Did you know that there are over 11 Million meetings every day in the U.S. alone and that 80% of them fail to achieve their stated objectives?
Shocking? I’m going to venture a guess that nobody is floored by this statistic.
I learned this fast fact among others things about why meetings fail and what to do about it in a training session on meeting organization and facilitation skills that I, in turn, trained my team on.
I remember being out drinking last night (preparing for my big day) and trying to explain to one of my friends that I was going to spend the morning leading a meeting about meetings. I think it made her spit up her gin and tonic and nearly spun me into an existential crisis.
But after the session was over today I realized how important it really is to teach people how to properly generate ideas and how to listen….and that there is actually a “right” way to do it.
I would say there are a lot of sociological and anthropological factors in U.S. Corporate protocol that have created a routinized system of unproductive meeting culture, such as:
– hierarchy: we tend to place value on rank and the clout that comes with it in our business organizations. Rather than fostering a culture where people “down the ladder” are allowed to question, we tend to favor cultures of deferral to senior team member’s ideas. Like in military culture, there is this air of insubordination that comes with challenging the opinions and egos of those who are in a higher echelon. This is why so many companies are so slow to change – because nobody wants to stick their neck out for fear of being a troublemaker and potentially losing their influence at their organization or, worse, losing their Job.
-Limiting access to time: we stay so “busy busy” that we tend to seek to want to take as little time as possible for meetings so that we can “get actual work done”. What happens is we end up skipping the necessary steps to actually inspiring and truly considering and building on new ideas before we accept or reject them. So, we tend to make snap decisions and / or end up not landing on the right set of next steps because we are in a hurry to move on to our next meeting or task. What this does is end up necessitating yet another unproductive meeting – and the process continues in perpetuity. It also leads to the next culture killer…..
-Devaluing listening skills: we tend to speak to be heard and only listen to the degree that we feel a topic is personally relevant to us. We have forgotten how to not only hear, but truly understand another person’s point of view and find ways to nurture ideas by building on them. Because of this we end up rushing to judgement on whether or not to accept or reject new ideas before really giving them proper consideration. It tends to halt progress in it’s tracks because we don’t feel like we have “time” to hash things out constructively. We value making decisions and being “right” (without risking too much) more than we do “seeking first to understand and then be understood”. We have forgotten how to listen with our whole mind and heart.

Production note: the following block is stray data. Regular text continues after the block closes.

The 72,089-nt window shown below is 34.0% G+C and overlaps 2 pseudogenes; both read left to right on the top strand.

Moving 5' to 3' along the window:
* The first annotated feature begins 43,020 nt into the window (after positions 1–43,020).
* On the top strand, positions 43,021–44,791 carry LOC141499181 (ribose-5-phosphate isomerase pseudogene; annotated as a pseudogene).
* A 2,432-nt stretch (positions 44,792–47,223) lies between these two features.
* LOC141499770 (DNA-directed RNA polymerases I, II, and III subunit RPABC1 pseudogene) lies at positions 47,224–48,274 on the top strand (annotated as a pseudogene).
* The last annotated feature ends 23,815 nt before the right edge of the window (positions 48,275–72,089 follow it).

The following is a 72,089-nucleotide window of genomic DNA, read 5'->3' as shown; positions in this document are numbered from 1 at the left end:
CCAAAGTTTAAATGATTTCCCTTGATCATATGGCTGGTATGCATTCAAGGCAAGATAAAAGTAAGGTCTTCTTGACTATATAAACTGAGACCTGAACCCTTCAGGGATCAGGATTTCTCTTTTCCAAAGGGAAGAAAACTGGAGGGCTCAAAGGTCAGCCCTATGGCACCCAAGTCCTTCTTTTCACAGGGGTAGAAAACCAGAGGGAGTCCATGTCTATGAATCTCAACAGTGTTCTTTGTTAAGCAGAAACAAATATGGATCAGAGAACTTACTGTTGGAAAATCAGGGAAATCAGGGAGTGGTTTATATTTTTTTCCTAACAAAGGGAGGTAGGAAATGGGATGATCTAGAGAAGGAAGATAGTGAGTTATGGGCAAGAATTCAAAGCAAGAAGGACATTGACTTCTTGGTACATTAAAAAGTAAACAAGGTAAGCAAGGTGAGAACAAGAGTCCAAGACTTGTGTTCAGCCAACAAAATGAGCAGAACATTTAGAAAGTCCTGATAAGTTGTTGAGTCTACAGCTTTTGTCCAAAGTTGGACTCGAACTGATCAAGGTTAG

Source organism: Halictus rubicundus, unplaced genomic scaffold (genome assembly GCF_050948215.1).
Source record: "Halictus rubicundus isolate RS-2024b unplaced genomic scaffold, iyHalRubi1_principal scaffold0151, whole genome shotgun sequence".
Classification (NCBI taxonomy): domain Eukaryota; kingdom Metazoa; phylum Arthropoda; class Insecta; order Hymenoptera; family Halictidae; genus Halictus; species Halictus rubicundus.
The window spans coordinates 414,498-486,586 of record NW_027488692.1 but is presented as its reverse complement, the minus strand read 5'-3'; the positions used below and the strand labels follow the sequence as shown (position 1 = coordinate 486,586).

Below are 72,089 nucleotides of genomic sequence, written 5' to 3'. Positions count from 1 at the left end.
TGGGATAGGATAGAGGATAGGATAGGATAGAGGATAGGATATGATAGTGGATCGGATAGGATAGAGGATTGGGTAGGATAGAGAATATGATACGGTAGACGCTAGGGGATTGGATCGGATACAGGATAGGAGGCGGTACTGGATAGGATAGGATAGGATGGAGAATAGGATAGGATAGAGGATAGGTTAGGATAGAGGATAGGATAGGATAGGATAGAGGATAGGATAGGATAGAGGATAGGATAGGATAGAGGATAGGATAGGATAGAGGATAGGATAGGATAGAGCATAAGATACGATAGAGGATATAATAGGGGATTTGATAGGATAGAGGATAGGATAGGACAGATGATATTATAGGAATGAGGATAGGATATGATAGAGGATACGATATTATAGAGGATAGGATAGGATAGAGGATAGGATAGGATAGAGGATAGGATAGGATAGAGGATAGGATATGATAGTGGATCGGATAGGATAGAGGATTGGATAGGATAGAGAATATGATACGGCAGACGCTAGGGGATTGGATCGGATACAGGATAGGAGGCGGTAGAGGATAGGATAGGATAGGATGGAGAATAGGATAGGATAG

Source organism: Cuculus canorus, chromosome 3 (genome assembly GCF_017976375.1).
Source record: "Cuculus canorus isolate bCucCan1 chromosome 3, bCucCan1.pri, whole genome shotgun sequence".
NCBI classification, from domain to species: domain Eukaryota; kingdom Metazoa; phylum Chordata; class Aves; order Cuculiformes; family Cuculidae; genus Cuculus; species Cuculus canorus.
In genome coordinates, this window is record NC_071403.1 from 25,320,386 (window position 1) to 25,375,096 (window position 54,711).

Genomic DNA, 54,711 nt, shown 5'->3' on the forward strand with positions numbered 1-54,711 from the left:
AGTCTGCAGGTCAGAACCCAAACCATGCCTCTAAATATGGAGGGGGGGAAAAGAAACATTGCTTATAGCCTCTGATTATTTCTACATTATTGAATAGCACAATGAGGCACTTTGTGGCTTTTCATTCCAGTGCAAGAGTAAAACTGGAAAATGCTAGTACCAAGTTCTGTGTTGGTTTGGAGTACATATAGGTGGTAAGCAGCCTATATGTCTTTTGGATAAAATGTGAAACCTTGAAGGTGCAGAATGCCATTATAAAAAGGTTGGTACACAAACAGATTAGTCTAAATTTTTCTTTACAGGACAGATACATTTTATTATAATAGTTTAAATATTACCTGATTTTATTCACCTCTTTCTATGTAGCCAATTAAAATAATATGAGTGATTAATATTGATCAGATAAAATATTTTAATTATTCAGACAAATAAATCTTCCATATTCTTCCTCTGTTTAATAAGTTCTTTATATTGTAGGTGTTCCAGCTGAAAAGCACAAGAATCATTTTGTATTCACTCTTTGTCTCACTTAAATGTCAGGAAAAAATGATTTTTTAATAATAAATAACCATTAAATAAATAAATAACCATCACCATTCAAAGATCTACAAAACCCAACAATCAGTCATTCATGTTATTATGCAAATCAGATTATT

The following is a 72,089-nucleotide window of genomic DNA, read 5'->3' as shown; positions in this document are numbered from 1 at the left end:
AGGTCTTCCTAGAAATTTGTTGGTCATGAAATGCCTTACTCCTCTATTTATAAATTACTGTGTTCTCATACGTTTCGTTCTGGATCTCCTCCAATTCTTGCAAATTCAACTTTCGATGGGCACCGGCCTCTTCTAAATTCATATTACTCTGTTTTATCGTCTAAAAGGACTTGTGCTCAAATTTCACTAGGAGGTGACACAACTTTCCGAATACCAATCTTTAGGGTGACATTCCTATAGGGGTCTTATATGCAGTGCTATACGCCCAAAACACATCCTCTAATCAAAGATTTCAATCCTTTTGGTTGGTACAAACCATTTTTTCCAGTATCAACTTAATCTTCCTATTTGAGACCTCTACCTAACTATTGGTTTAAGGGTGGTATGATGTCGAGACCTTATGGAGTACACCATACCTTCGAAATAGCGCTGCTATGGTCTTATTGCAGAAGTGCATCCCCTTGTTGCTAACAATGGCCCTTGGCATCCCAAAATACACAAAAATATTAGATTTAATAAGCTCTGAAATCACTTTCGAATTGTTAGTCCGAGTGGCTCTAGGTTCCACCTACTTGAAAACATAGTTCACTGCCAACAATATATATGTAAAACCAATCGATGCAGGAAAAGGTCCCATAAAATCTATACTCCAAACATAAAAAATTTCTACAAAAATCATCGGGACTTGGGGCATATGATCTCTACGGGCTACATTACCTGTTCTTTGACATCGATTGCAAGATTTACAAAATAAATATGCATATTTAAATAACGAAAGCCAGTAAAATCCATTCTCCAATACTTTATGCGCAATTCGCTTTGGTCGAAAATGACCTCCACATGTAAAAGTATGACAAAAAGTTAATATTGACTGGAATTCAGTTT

-Stigmatizing “fun” in favor of formality: we tend to feel like work should be something very serious that we don’t necessarily enjoy but get done because it has to be done. We forgo levity for the sake of putting our nose to the grindstone and getting things done. We have our meetings at conference room tables and limit activities to conversation rather than idea generation. Or at least use something like agenda Management Software for School Boards to get more creative. We don’t allow for stretchy thinking because we worry that too much creativity might lead us down some dangerous unknown path…or we fear that we are not capable of creativity. But if we actually allow ourselves to incorporate a little bit of structured playfulness and imagination into our meetings, we get a chance to discover our potential again and unlock parts of our brain that we don’t use. Remember – we develop really rapidly as children and part of that development is related to play and enjoyment. We retain things that we enjoy the most. Why don’t we apply that enjoyment to our work?
The style of meeting facilitation I have been teaching is all about lateral thinking, creating an open and comfortable environment, more productive listening and actually taking the time to go through a results and accountability-orientated process. And it’s good to see both younger and older team members getting excited about collaborating and realizing that you CAN get stuff done in meetings if you re-adjust your priorities a little. If we suspend our cultural rules about seniority and efficiency for just a little while and embrace a nice slow-roll where we can all enjoy the ride on the same level, we may just evolve in the process.